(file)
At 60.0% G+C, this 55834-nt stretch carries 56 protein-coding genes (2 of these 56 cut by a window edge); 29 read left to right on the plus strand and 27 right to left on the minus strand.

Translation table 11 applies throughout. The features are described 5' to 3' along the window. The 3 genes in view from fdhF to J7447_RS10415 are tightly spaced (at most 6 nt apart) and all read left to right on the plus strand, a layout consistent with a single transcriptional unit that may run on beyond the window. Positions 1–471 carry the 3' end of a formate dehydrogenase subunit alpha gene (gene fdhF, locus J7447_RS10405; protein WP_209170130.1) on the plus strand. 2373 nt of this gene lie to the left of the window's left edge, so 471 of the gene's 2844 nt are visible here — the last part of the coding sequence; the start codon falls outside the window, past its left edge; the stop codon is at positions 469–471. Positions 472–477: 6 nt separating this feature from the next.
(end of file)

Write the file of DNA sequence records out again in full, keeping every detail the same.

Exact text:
At 60.0% G+C, this 55834-nt stretch carries 56 protein-coding genes (2 of these 56 cut by a window edge); 29 read left to right on the plus strand and 27 right to left on the minus strand.

Translation table 11 applies throughout. The features are described 5' to 3' along the window. The 3 genes in view from fdhF to J7447_RS10415 are tightly spaced (at most 6 nt apart) and all read left to right on the plus strand, a layout consistent with a single transcriptional unit that may run on beyond the window. Positions 1–471 carry the 3' end of a formate dehydrogenase subunit alpha gene (gene fdhF, locus J7447_RS10405; protein WP_209170130.1) on the plus strand. 2373 nt of this gene lie to the left of the window's left edge, so 471 of the gene's 2844 nt are visible here — the last part of the coding sequence; the start codon falls outside the window, past its left edge; the stop codon is at positions 469–471. Positions 472–477: 6 nt separating this feature from the next.